Lancaster OKs Plane That Will Film Citizens From Above Hoping to Catch Criminals
It's bird, it's a plane, it's an aerial spy-cam, hoping to catch evil-doers in the fair city of Lancaster.
The city council of Lancaster just approved a program that will allow a Cessna to weave through the airspace of Antelope Valley for 10 hours a day while a camera rolls. The film will be sent to the sheriff's station on the ground and reviewed in real-time for
people doing hilarious shit in the privacy of their own backyards crime, according to The Los Angeles Daily News.
It will cost the city about $1.3 million to launch, and once it gets going it will cost $90,000 a month to keep the program going. The issue that might keep this program from taking flight could be concerns over its Orwellian implications — not the cost. The ACLU wants to know more about this airborne crime-fighting machine but Mayor R. Rex Parris hasn't enjoyed the privacy advocates' line of questioning. "They are acting like an aggressive bunch of lawyers," he said.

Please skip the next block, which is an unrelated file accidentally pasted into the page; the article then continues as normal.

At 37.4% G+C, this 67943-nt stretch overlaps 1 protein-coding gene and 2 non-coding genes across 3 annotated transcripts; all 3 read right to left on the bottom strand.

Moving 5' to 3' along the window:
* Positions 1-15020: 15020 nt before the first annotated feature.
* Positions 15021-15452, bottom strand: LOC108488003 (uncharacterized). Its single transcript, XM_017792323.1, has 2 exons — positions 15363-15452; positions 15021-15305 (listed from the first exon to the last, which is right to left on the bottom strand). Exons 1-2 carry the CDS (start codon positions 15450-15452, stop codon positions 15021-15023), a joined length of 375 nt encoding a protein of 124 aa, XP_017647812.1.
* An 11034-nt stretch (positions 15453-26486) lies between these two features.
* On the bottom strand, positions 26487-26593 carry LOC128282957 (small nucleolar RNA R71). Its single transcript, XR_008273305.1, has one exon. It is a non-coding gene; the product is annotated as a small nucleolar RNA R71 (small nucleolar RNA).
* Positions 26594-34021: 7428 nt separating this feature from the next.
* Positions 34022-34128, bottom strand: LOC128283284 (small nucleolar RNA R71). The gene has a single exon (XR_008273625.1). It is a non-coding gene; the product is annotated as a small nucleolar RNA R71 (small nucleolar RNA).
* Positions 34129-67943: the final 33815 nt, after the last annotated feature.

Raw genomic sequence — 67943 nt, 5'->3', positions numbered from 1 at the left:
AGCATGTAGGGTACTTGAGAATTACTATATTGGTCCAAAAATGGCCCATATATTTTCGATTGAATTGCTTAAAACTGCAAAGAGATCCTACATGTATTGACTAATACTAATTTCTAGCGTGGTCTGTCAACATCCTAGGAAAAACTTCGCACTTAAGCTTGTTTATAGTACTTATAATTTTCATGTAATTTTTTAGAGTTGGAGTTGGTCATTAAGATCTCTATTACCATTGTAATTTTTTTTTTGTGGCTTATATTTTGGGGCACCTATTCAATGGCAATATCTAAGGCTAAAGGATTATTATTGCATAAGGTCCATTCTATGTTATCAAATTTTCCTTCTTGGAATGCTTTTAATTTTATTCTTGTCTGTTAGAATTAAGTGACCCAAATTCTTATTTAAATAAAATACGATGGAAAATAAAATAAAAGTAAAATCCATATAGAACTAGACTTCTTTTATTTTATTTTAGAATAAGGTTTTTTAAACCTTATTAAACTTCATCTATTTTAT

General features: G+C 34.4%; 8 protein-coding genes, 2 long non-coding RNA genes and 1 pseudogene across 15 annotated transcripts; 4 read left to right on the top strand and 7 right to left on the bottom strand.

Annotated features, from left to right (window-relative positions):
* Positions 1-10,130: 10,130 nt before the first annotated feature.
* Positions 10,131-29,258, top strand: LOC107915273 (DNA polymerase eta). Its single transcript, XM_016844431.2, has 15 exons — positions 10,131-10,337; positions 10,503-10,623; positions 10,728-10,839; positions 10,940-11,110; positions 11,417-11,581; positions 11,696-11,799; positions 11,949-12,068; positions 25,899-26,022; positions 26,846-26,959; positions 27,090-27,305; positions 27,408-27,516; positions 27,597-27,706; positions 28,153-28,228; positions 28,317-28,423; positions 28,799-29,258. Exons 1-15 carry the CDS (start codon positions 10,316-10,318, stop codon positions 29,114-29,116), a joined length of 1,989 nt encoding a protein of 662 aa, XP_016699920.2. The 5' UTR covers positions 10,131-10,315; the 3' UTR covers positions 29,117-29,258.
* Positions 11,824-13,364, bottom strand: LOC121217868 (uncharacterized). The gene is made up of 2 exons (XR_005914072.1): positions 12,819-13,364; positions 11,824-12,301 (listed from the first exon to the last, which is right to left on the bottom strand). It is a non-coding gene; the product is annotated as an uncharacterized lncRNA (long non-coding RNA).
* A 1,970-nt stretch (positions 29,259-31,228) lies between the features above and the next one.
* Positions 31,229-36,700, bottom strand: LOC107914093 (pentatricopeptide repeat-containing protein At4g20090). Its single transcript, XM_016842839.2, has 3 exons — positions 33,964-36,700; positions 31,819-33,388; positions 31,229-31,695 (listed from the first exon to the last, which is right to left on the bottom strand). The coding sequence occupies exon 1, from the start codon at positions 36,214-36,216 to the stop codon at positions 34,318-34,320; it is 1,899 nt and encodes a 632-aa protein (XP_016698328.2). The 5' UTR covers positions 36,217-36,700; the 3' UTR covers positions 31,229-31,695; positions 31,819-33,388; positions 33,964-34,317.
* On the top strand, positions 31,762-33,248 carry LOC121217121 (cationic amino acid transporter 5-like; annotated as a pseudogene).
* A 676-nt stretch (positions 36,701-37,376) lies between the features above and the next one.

Helicopters in Los Angeles are outfitted with video recorders, but they're only flipped on when law enforcement already has their eye on suspicious activity, like a suspect in a police chase.
The recent methods of crime-fighters in the Antelope Valley have attracted quite a bit of outside scrutiny. Federal investigators have launched a probe into whether deputies violated the civil rights of minorities in Section 8 housing.